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]]> National monetization pipeline shows promise – and limits Fri, 17 Sep 2021 22:25:51 +0000 The Indian government recently announced an asset monetization plan, in which existing public assets worth Rs 6 trillion would be monetized by leasing them to private operators for fixed terms. The identified assets are mainly concentrated in roads, railways, electricity, oil and gas and telecommunications. The rental proceeds are expected to be used for further infrastructure investments which in turn will contribute to the government’s ambitious infrastructure investment plan of Rs 111 trillion.

The plan generated a lot of impressions, so it’s worth discussing its pros and cons. While there are many important questions raised by the plan, due to space constraints I will limit the discussion to two questions: (a) How much should the government expect to withdraw from the plan? (b) Is the plan likely to increase the efficiency of the economy?

In deciding on the amount to bid for the rental rights, bidders calculate the present present value of the asset’s annual cash flow for the term of the lease. The greatest uncertainty in this calculation concerns the cash flows on these public assets. Estimates of rates of return on public capital in the United States have been estimated to be over 15 percent. However, this is India with its myriad uncertainties regarding pricing, bill collection, asset quality, regulatory framework as well as policy reversals. Therefore, risk-adjusted returns on public assets in India are likely to be lower than US estimates.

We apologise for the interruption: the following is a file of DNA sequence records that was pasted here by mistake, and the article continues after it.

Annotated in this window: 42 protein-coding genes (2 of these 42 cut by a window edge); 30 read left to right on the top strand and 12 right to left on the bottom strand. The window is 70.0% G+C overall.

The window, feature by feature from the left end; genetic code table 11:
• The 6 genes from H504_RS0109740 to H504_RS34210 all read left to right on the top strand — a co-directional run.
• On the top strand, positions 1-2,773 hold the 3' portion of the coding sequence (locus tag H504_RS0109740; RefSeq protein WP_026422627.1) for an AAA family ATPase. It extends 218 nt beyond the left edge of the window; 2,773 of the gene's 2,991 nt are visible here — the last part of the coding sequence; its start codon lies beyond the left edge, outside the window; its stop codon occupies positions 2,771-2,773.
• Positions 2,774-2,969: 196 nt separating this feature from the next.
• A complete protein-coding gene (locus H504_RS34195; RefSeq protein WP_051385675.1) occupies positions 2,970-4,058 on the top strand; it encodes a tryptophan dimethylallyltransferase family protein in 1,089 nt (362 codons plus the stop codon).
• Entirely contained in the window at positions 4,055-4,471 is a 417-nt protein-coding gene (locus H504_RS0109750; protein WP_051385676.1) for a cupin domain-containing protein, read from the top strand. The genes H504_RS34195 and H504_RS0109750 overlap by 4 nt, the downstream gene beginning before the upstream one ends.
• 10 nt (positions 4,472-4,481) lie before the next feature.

To get an idea of ​​the potential revenues at stake, note that with a real annual return of 10% for 30 years and a real discount rate of 5%, the discounted cash flow on public assets of Rs 6 trillion is of Rs 9600 billion. A desired cumulative profit of 100% over 30 years would imply that investors would bid around Rs.48 trillion for rental rights. Small variations in the assumptions underlying the calculation can drop the estimated income to 1.5 trillion rupees or up to 7 trillion rupees.

This range of income estimates suggests that there is significant uncertainty regarding the income potential of the scheme. Importantly, even in the most optimistic scenario, the revenue generated by the plan is unlikely to exceed 5 percent of the government’s overall infrastructure investment target of Rs 111 trillion. Therefore, its earning potential is limited.

The second question is whether the plan will improve the efficiency of the economy. NITI Aayog believes that the private sector is better able to manage and operate identified public assets than the public sector. Efficiency gains are certainly possible. However, there are also significant barriers to efficiency.

One set of efficiency issues relates to user fees. Can the tenant freely choose the price of the services from the asset? If so, could we end up seeing significant price increases?

A second factor related to efficiency is the effect of the plan on competition. Could the plan induce cartelization of key segments of the infrastructure landscape? The identified assets belong to key sectors of the economy covering transport, energy and communications. Sectors like telecommunications and ports have already seen an increasing concentration of ownership in recent years. An acceleration and extension of this trend to other segments of the infrastructure landscape would be of great concern. While some of these elements could well be rationalized by stipulating rules for the allocation of lease rights, the plan is silent on this subject.